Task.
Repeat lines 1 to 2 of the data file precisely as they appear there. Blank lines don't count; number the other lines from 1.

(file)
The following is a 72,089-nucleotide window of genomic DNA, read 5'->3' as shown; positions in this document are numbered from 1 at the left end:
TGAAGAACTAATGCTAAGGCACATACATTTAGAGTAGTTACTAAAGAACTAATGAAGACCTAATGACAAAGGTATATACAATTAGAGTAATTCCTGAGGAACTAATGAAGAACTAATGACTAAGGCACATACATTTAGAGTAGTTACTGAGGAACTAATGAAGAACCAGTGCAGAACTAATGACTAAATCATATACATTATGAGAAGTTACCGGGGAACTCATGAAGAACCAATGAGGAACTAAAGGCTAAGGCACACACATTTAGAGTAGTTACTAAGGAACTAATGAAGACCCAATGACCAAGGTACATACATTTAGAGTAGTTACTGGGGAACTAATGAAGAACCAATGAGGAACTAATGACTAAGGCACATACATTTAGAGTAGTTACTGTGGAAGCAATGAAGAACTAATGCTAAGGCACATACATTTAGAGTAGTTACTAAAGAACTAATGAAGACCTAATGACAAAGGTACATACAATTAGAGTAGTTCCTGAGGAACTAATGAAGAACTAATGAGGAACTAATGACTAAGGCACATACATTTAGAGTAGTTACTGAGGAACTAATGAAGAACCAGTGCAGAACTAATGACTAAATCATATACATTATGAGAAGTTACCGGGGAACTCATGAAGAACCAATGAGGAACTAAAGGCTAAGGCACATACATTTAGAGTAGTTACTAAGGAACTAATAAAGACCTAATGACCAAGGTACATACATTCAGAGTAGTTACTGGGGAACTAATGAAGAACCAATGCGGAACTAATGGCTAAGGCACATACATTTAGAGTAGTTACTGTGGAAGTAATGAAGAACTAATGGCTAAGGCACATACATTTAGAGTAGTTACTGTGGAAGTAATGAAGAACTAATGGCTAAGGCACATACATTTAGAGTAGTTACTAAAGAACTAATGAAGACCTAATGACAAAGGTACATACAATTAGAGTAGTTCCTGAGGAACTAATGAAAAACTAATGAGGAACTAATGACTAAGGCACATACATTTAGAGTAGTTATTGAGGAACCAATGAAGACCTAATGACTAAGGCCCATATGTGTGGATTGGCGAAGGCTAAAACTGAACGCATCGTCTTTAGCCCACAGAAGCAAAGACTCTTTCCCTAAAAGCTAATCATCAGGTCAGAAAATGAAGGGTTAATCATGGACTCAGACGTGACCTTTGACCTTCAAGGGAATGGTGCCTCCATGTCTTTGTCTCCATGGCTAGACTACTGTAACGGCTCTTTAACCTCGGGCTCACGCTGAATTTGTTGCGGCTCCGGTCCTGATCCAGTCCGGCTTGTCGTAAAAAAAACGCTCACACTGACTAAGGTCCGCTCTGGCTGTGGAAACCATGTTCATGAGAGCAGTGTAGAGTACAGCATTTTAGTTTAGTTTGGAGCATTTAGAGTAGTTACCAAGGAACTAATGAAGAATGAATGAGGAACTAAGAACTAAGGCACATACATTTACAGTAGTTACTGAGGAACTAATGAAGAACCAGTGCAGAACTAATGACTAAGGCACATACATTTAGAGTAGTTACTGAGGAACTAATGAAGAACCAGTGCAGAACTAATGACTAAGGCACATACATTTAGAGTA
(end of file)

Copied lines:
The following is a 72,089-nucleotide window of genomic DNA, read 5'->3' as shown; positions in this document are numbered from 1 at the left end:
TGAAGAACTAATGCTAAGGCACATACATTTAGAGTAGTTACTAAAGAACTAATGAAGACCTAATGACAAAGGTATATACAATTAGAGTAATTCCTGAGGAACTAATGAAGAACTAATGACTAAGGCACATACATTTAGAGTAGTTACTGAGGAACTAATGAAGAACCAGTGCAGAACTAATGACTAAATCATATACATTATGAGAAGTTACCGGGGAACTCATGAAGAACCAATGAGGAACTAAAGGCTAAGGCACACACATTTAGAGTAGTTACTAAGGAACTAATGAAGACCCAATGACCAAGGTACATACATTTAGAGTAGTTACTGGGGAACTAATGAAGAACCAATGAGGAACTAATGACTAAGGCACATACATTTAGAGTAGTTACTGTGGAAGCAATGAAGAACTAATGCTAAGGCACATACATTTAGAGTAGTTACTAAAGAACTAATGAAGACCTAATGACAAAGGTACATACAATTAGAGTAGTTCCTGAGGAACTAATGAAGAACTAATGAGGAACTAATGACTAAGGCACATACATTTAGAGTAGTTACTGAGGAACTAATGAAGAACCAGTGCAGAACTAATGACTAAATCATATACATTATGAGAAGTTACCGGGGAACTCATGAAGAACCAATGAGGAACTAAAGGCTAAGGCACATACATTTAGAGTAGTTACTAAGGAACTAATAAAGACCTAATGACCAAGGTACATACATTCAGAGTAGTTACTGGGGAACTAATGAAGAACCAATGCGGAACTAATGGCTAAGGCACATACATTTAGAGTAGTTACTGTGGAAGTAATGAAGAACTAATGGCTAAGGCACATACATTTAGAGTAGTTACTGTGGAAGTAATGAAGAACTAATGGCTAAGGCACATACATTTAGAGTAGTTACTAAAGAACTAATGAAGACCTAATGACAAAGGTACATACAATTAGAGTAGTTCCTGAGGAACTAATGAAAAACTAATGAGGAACTAATGACTAAGGCACATACATTTAGAGTAGTTATTGAGGAACCAATGAAGACCTAATGACTAAGGCCCATATGTGTGGATTGGCGAAGGCTAAAACTGAACGCATCGTCTTTAGCCCACAGAAGCAAAGACTCTTTCCCTAAAAGCTAATCATCAGGTCAGAAAATGAAGGGTTAATCATGGACTCAGACGTGACCTTTGACCTTCAAGGGAATGGTGCCTCCATGTCTTTGTCTCCATGGCTAGACTACTGTAACGGCTCTTTAACCTCGGGCTCACGCTGAATTTGTTGCGGCTCCGGTCCTGATCCAGTCCGGCTTGTCGTAAAAAAAACGCTCACACTGACTAAGGTCCGCTCTGGCTGTGGAAACCATGTTCATGAGAGCAGTGTAGAGTACAGCATTTTAGTTTAGTTTGGAGCATTTAGAGTAGTTACCAAGGAACTAATGAAGAATGAATGAGGAACTAAGAACTAAGGCACATACATTTACAGTAGTTACTGAGGAACTAATGAAGAACCAGTGCAGAACTAATGACTAAGGCACATACATTTAGAGTAGTTACTGAGGAACTAATGAAGAACCAGTGCAGAACTAATGACTAAGGCACATACATTTAGAGTA